Monday, February 20, 2012

Our (DIY'd) Home for 10 - Question 4c

"What steps did you take to make it functional for a large family?"...Continued... Again!

Materials meet Family-Life... and Contributions aren't all about Work

Materials/Atmosphere:  I had facts of life with which to deal... We have 8 active kids of varying ages.  We have 2 large dogs.  We live in a rainy climate with a yard with a dirt driveway that runs up in front of the house, meaning all feet coming inside, whether from playing on the lawn or coming from a car, traipse through dirt, and often mud.  

We certainly teach our kids to be careful and conscientious, and we take precautions like using door mats, etc., but I never want material possessions, including our home, to take priority over relationship.  I want to encourage fun, adventure, and outdoor play (and work), not just scream about footprints, and worry about delicate materials or objects.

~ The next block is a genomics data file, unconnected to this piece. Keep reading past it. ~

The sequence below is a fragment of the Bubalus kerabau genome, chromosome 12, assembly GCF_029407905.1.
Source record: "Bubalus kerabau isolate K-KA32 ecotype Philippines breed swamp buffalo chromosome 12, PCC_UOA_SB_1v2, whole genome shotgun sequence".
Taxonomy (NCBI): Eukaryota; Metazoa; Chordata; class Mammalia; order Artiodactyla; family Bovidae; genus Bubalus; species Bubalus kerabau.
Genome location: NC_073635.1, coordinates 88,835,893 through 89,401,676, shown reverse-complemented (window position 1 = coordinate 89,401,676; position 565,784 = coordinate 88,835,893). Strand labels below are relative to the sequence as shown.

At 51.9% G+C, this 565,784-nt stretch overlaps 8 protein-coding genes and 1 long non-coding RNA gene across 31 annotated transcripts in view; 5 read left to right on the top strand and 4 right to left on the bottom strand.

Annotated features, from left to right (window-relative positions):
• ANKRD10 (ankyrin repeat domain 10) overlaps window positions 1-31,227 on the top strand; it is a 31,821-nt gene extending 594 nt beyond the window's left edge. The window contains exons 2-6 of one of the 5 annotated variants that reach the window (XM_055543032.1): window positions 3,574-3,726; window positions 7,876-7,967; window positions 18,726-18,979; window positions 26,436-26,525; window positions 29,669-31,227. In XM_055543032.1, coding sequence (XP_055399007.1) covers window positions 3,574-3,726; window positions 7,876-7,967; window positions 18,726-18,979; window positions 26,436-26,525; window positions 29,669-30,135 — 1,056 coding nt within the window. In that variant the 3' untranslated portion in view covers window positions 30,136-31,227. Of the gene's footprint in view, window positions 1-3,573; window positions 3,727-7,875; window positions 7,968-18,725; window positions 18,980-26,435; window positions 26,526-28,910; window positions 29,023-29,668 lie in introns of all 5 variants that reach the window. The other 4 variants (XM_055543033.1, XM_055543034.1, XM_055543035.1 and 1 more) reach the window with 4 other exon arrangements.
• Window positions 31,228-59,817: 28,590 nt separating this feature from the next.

The materials that went into this house needed to be tough, hopefully, easy-clean, and user-friendly.  I wouldn't be asking my 90-year-old grandparents to remove their shoes, and I wasn't putting in floors that would require removing and retying young children's shoes multiple times a day.  Some people are comfortable with that, but not me.

This was the case with all types of flooring, counters, etc.  --If it couldn't take a bit of unintentional abuse, or if it was so expensive, we'd worry about it getting used, it just wasn't for us.  Paint had to be scrubbable, finishes had to be water-resistant.  And, obviously, everything had to be 'affordably priced'...

...But not cheap.  We believe in choosing quality materials that will last.  No use saving money at the outset, only to have repair and replacement costs come up in just a few years.   Our sweat and muscle should only be applied to something that will last and serve us well.